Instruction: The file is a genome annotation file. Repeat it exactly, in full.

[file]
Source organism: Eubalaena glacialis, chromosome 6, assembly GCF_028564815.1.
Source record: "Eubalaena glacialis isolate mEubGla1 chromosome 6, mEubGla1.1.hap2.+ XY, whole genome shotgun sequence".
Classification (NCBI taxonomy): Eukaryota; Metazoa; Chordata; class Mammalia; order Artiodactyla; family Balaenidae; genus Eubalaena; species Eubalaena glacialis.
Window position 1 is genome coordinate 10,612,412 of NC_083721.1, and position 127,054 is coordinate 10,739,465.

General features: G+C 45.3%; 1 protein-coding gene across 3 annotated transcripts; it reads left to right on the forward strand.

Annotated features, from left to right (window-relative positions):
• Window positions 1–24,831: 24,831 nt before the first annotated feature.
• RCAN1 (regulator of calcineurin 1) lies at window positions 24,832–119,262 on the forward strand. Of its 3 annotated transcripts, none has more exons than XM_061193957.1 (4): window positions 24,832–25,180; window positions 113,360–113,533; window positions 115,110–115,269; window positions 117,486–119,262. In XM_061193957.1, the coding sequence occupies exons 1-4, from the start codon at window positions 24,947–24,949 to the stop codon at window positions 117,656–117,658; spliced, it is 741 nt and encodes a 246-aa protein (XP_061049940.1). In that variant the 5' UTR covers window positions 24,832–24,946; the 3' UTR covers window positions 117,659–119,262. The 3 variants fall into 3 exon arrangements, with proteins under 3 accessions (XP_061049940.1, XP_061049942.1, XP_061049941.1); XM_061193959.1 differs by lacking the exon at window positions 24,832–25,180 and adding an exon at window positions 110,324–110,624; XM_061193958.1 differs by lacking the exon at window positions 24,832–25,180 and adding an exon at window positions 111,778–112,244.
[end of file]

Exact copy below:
Source organism: Eubalaena glacialis, chromosome 6, assembly GCF_028564815.1.
Source record: "Eubalaena glacialis isolate mEubGla1 chromosome 6, mEubGla1.1.hap2.+ XY, whole genome shotgun sequence".
Classification (NCBI taxonomy): Eukaryota; Metazoa; Chordata; class Mammalia; order Artiodactyla; family Balaenidae; genus Eubalaena; species Eubalaena glacialis.
Window position 1 is genome coordinate 10,612,412 of NC_083721.1, and position 127,054 is coordinate 10,739,465.

General features: G+C 45.3%; 1 protein-coding gene across 3 annotated transcripts; it reads left to right on the forward strand.

Annotated features, from left to right (window-relative positions):
• Window positions 1–24,831: 24,831 nt before the first annotated feature.
• RCAN1 (regulator of calcineurin 1) lies at window positions 24,832–119,262 on the forward strand. Of its 3 annotated transcripts, none has more exons than XM_061193957.1 (4): window positions 24,832–25,180; window positions 113,360–113,533; window positions 115,110–115,269; window positions 117,486–119,262. In XM_061193957.1, the coding sequence occupies exons 1-4, from the start codon at window positions 24,947–24,949 to the stop codon at window positions 117,656–117,658; spliced, it is 741 nt and encodes a 246-aa protein (XP_061049940.1). In that variant the 5' UTR covers window positions 24,832–24,946; the 3' UTR covers window positions 117,659–119,262. The 3 variants fall into 3 exon arrangements, with proteins under 3 accessions (XP_061049940.1, XP_061049942.1, XP_061049941.1); XM_061193959.1 differs by lacking the exon at window positions 24,832–25,180 and adding an exon at window positions 110,324–110,624; XM_061193958.1 differs by lacking the exon at window positions 24,832–25,180 and adding an exon at window positions 111,778–112,244.